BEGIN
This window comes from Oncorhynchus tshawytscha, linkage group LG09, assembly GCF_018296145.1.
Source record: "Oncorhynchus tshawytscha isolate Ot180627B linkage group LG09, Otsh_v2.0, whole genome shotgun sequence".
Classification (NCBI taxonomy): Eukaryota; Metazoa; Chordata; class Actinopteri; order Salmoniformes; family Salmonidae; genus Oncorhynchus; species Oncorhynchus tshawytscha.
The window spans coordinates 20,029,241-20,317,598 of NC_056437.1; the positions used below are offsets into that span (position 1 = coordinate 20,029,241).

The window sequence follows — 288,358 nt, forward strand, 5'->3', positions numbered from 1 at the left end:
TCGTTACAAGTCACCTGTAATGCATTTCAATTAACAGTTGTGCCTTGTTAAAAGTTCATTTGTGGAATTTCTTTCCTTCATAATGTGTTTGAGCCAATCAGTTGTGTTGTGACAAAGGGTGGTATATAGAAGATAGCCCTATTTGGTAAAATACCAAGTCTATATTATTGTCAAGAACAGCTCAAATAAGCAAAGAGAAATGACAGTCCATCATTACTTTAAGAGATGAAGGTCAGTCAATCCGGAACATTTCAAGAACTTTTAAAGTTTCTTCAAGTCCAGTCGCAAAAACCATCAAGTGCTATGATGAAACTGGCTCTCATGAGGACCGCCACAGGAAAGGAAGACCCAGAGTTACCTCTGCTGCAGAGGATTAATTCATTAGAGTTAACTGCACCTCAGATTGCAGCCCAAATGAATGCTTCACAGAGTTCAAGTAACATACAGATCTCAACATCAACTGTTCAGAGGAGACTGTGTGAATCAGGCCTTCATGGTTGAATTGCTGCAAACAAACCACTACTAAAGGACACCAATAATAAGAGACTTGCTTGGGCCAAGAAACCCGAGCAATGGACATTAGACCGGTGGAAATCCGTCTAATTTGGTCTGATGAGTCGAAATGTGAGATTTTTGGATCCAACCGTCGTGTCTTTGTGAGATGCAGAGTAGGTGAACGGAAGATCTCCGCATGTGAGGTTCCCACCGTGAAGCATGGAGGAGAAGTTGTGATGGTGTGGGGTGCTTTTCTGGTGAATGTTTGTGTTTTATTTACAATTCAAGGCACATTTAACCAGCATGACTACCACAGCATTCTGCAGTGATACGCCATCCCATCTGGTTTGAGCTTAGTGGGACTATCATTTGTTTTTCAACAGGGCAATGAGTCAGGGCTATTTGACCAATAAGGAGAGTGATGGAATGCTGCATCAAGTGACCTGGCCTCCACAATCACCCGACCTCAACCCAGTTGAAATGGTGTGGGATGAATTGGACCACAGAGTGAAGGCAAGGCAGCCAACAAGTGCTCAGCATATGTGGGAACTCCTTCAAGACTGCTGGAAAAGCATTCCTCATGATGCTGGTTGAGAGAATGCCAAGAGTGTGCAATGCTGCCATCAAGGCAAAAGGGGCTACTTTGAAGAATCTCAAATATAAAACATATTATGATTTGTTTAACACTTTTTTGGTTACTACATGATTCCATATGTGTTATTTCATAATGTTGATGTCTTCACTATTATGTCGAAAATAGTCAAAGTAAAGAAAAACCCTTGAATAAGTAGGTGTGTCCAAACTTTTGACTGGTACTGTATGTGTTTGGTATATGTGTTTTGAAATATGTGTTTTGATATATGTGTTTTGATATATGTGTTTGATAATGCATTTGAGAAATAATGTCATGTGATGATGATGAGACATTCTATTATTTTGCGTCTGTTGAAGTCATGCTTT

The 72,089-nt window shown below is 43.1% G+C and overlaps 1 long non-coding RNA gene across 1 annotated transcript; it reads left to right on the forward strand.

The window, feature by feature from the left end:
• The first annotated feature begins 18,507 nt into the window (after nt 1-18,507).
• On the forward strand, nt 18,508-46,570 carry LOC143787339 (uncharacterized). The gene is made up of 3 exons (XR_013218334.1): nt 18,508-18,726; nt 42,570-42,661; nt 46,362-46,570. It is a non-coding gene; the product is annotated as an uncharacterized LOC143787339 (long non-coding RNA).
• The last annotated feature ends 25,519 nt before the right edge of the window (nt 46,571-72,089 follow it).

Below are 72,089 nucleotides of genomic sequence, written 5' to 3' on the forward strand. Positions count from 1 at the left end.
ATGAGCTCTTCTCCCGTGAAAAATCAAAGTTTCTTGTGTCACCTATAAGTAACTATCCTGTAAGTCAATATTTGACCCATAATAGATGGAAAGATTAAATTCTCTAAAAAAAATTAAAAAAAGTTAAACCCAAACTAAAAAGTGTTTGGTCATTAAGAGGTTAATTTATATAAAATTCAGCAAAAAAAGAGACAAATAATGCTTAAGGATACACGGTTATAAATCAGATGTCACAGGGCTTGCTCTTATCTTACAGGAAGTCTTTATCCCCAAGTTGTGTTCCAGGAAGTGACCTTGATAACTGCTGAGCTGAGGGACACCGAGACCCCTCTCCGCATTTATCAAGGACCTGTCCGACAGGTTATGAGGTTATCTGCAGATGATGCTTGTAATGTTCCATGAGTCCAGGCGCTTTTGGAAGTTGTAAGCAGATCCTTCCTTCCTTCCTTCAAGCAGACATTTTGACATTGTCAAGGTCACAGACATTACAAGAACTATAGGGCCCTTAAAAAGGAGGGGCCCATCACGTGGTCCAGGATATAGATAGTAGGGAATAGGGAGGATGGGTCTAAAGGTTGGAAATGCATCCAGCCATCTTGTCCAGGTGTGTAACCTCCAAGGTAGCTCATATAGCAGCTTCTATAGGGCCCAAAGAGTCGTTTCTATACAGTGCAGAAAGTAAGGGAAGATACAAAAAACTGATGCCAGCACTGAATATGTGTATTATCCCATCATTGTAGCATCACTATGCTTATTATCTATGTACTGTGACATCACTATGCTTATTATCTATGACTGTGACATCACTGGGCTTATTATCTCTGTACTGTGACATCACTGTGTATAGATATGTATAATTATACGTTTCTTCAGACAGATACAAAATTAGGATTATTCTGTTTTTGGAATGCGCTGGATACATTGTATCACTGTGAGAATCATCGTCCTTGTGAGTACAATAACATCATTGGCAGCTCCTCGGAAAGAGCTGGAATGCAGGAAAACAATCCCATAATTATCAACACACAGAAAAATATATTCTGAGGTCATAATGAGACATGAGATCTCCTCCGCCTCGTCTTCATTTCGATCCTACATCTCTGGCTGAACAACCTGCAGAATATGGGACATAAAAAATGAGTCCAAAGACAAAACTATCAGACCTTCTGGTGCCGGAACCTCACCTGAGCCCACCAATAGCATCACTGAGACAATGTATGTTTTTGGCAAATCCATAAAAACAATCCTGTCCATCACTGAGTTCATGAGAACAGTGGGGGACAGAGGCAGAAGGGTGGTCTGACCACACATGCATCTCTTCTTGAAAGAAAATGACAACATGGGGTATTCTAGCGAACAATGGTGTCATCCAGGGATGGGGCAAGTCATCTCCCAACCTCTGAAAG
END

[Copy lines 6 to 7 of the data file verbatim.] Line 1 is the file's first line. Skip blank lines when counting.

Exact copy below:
TCGTTACAAGTCACCTGTAATGCATTTCAATTAACAGTTGTGCCTTGTTAAAAGTTCATTTGTGGAATTTCTTTCCTTCATAATGTGTTTGAGCCAATCAGTTGTGTTGTGACAAAGGGTGGTATATAGAAGATAGCCCTATTTGGTAAAATACCAAGTCTATATTATTGTCAAGAACAGCTCAAATAAGCAAAGAGAAATGACAGTCCATCATTACTTTAAGAGATGAAGGTCAGTCAATCCGGAACATTTCAAGAACTTTTAAAGTTTCTTCAAGTCCAGTCGCAAAAACCATCAAGTGCTATGATGAAACTGGCTCTCATGAGGACCGCCACAGGAAAGGAAGACCCAGAGTTACCTCTGCTGCAGAGGATTAATTCATTAGAGTTAACTGCACCTCAGATTGCAGCCCAAATGAATGCTTCACAGAGTTCAAGTAACATACAGATCTCAACATCAACTGTTCAGAGGAGACTGTGTGAATCAGGCCTTCATGGTTGAATTGCTGCAAACAAACCACTACTAAAGGACACCAATAATAAGAGACTTGCTTGGGCCAAGAAACCCGAGCAATGGACATTAGACCGGTGGAAATCCGTCTAATTTGGTCTGATGAGTCGAAATGTGAGATTTTTGGATCCAACCGTCGTGTCTTTGTGAGATGCAGAGTAGGTGAACGGAAGATCTCCGCATGTGAGGTTCCCACCGTGAAGCATGGAGGAGAAGTTGTGATGGTGTGGGGTGCTTTTCTGGTGAATGTTTGTGTTTTATTTACAATTCAAGGCACATTTAACCAGCATGACTACCACAGCATTCTGCAGTGATACGCCATCCCATCTGGTTTGAGCTTAGTGGGACTATCATTTGTTTTTCAACAGGGCAATGAGTCAGGGCTATTTGACCAATAAGGAGAGTGATGGAATGCTGCATCAAGTGACCTGGCCTCCACAATCACCCGACCTCAACCCAGTTGAAATGGTGTGGGATGAATTGGACCACAGAGTGAAGGCAAGGCAGCCAACAAGTGCTCAGCATATGTGGGAACTCCTTCAAGACTGCTGGAAAAGCATTCCTCATGATGCTGGTTGAGAGAATGCCAAGAGTGTGCAATGCTGCCATCAAGGCAAAAGGGGCTACTTTGAAGAATCTCAAATATAAAACATATTATGATTTGTTTAACACTTTTTTGGTTACTACATGATTCCATATGTGTTATTTCATAATGTTGATGTCTTCACTATTATGTCGAAAATAGTCAAAGTAAAGAAAAACCCTTGAATAAGTAGGTGTGTCCAAACTTTTGACTGGTACTGTATGTGTTTGGTATATGTGTTTTGAAATATGTGTTTTGATATATGTGTTTTGATATATGTGTTTGATAATGCATTTGAGAAATAATGTCATGTGATGATGATGAGACATTCTATTATTTTGCGTCTGTTGAAGTCATGCTTT

The 72,089-nt window shown below is 43.1% G+C and overlaps 1 long non-coding RNA gene across 1 annotated transcript; it reads left to right on the forward strand.